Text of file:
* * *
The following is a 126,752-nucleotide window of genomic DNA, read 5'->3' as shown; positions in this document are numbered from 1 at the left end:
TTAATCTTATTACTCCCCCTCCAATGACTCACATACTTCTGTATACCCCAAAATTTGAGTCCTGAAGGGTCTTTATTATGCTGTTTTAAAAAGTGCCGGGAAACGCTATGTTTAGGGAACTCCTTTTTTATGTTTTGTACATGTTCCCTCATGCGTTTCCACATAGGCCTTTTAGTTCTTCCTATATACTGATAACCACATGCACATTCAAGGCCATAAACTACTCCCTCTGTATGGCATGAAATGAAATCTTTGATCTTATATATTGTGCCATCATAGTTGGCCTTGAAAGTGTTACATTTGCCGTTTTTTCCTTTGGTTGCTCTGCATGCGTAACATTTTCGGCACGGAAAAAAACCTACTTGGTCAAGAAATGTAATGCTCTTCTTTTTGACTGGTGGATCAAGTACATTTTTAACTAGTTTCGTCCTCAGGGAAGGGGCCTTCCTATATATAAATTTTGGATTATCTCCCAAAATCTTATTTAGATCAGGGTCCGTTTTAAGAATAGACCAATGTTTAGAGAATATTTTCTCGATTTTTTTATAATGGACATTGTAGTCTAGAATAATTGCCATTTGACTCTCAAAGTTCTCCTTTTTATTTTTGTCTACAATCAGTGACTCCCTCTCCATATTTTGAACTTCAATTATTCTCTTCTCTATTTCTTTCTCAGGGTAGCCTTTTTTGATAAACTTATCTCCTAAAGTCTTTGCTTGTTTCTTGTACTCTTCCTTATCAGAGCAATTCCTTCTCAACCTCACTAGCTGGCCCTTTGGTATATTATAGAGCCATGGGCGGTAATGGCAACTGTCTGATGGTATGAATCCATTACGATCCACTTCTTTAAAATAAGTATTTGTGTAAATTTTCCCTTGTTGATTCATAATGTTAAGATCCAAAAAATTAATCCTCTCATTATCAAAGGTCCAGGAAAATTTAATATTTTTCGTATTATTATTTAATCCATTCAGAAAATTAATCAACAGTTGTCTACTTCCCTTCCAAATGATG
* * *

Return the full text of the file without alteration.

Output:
The following is a 126,752-nucleotide window of genomic DNA, read 5'->3' as shown; positions in this document are numbered from 1 at the left end:
TTAATCTTATTACTCCCCCTCCAATGACTCACATACTTCTGTATACCCCAAAATTTGAGTCCTGAAGGGTCTTTATTATGCTGTTTTAAAAAGTGCCGGGAAACGCTATGTTTAGGGAACTCCTTTTTTATGTTTTGTACATGTTCCCTCATGCGTTTCCACATAGGCCTTTTAGTTCTTCCTATATACTGATAACCACATGCACATTCAAGGCCATAAACTACTCCCTCTGTATGGCATGAAATGAAATCTTTGATCTTATATATTGTGCCATCATAGTTGGCCTTGAAAGTGTTACATTTGCCGTTTTTTCCTTTGGTTGCTCTGCATGCGTAACATTTTCGGCACGGAAAAAAACCTACTTGGTCAAGAAATGTAATGCTCTTCTTTTTGACTGGTGGATCAAGTACATTTTTAACTAGTTTCGTCCTCAGGGAAGGGGCCTTCCTATATATAAATTTTGGATTATCTCCCAAAATCTTATTTAGATCAGGGTCCGTTTTAAGAATAGACCAATGTTTAGAGAATATTTTCTCGATTTTTTTATAATGGACATTGTAGTCTAGAATAATTGCCATTTGACTCTCAAAGTTCTCCTTTTTATTTTTGTCTACAATCAGTGACTCCCTCTCCATATTTTGAACTTCAATTATTCTCTTCTCTATTTCTTTCTCAGGGTAGCCTTTTTTGATAAACTTATCTCCTAAAGTCTTTGCTTGTTTCTTGTACTCTTCCTTATCAGAGCAATTCCTTCTCAACCTCACTAGCTGGCCCTTTGGTATATTATAGAGCCATGGGCGGTAATGGCAACTGTCTGATGGTATGAATCCATTACGATCCACTTCTTTAAAATAAGTATTTGTGTAAATTTTCCCTTGTTGATTCATAATGTTAAGATCCAAAAAATTAATCCTCTCATTATCAAAGGTCCAGGAAAATTTAATATTTTTCGTATTATTATTTAATCCATTCAGAAAATTAATCAACAGTTGTCTACTTCCCTTCCAAATGATG